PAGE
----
A 75-year-old man's body was pulled from the water in Glenwood on July 2, the Pope County Sheriff's Office said Monday.
David Wedum, of Glenwood, was pulled from the water around 9:24 a.m. after the sheriff's office received a call reporting a body in the water near the shore of Lake Minnewaska on Shady Oaks Road.
Wedum's pontoon was about 20 feet from his dock with the pontoon legs partially deployed and the side door open.
An investigation into Wedum's cause of death is underway.
As of June 14, the Minnesota Department of Natural Resources reported five boating fatalities, 15 non-boating accidents and six non-boating drownings so far this year.
Those figures do not include the several water-related fatalities and injuries that have been reported over the past week, during which many Minnesotans were drawn to area lakes for the July 4 holiday weekend and to escape the hot and humid temperatures.
On Friday, a 10-year-old boy died while swimming in the St. Croix River and two women were injured in separate incidents related to cliff jumping and falling from the rocks at Quarry Park in Waite Park.
Over the weekend, a 20-year-old Chicago man drowned in Middle Spunk Lake west of St. Cloud.
In St. Louis County on Saturday, July 4, there were at least three water emergencies, including a man who was injured by a tow rope while tubing, a man who was found unresponsive in a lake and a man who required CPR after jumping off a pontoon.
On Sunday, a person died after being found unresponsive Sunday in Eagle Lake in Willmar and officials recovered a body during a search for a man who fell off his pontoon on Lake Carlos, near Alexandria, on Friday evening.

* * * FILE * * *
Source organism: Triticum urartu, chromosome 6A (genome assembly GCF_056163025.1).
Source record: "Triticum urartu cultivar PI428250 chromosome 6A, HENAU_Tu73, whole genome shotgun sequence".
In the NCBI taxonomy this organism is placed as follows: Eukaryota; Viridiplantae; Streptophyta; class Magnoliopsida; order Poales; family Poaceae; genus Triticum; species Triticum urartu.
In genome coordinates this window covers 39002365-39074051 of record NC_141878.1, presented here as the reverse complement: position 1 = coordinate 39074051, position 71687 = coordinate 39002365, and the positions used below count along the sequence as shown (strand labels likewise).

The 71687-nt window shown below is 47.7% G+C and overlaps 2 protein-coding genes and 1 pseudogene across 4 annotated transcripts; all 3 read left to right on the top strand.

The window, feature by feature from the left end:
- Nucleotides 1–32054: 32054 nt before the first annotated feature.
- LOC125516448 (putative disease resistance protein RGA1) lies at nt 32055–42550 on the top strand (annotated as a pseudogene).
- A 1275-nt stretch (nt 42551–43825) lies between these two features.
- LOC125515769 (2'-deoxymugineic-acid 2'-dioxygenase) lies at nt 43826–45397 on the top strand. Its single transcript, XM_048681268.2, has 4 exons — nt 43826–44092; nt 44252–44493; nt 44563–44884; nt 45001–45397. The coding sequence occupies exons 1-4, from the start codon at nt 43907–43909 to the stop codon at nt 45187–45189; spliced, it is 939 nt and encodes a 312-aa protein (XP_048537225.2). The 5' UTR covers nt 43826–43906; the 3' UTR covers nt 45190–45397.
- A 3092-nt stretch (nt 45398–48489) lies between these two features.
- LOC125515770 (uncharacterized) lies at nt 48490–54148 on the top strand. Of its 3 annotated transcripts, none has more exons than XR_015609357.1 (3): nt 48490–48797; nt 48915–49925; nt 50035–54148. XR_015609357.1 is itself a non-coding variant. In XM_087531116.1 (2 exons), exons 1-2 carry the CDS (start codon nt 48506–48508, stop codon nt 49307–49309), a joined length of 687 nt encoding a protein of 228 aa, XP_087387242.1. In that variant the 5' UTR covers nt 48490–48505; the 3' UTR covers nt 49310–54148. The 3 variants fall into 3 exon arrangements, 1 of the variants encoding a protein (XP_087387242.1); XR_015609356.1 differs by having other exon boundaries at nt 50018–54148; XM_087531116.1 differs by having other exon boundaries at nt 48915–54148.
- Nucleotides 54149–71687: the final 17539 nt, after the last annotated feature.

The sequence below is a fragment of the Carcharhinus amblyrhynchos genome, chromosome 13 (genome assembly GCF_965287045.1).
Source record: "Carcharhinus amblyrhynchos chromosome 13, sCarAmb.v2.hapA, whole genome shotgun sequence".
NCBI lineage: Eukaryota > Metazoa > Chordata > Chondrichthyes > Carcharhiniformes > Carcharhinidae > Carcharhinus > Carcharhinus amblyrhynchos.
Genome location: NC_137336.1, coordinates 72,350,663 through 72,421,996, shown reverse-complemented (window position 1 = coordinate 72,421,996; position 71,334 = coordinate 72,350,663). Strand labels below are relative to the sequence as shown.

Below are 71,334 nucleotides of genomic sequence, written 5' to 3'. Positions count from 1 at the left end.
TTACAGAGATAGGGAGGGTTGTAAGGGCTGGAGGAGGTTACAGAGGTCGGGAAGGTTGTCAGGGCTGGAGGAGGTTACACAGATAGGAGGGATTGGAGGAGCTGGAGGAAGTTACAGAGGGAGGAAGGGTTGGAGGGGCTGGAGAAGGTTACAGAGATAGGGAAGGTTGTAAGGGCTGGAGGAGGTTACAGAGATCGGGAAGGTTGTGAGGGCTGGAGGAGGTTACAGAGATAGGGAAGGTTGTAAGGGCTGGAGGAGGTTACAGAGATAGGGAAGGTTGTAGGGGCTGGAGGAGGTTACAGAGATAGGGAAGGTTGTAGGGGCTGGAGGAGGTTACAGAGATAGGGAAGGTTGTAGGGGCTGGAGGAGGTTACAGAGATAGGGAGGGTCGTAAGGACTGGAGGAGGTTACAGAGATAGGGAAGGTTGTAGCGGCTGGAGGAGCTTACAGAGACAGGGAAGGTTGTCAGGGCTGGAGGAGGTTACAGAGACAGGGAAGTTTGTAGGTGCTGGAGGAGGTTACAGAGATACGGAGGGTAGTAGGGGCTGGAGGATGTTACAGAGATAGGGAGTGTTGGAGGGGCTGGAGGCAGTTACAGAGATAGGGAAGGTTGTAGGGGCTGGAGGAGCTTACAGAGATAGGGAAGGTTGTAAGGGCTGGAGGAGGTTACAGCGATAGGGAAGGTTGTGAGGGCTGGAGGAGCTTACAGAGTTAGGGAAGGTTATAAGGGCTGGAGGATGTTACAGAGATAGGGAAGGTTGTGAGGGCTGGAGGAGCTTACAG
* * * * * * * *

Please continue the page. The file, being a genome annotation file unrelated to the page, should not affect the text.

Water safety tips
Here are some tips to stay safe around the water this summer, according to the Hennepin County Sheriff's Office:
- Make sure you're actively supervising children and other swimmers when they're near the water. In 70 percent of cases where a child has drowned, one or both parents were nearby.
- Even when lifeguards are on duty, parental supervision is needed to watch your swimmers to keep them safe.
- Adult swimmers should keep an eye on each other, especially in open water like lakes and rivers.
- Those who aren't strong swimmers should wear life jackets – water wings and inflatable devices are not enough, especially for children.
- Teach yourself and your children how to swim. There are local programs for low-income families. Reach more about them here.
- Keep safety equipment near pools.
Additional water safety and boating tips can be found on the Minnesota Department of Natural Resources website here.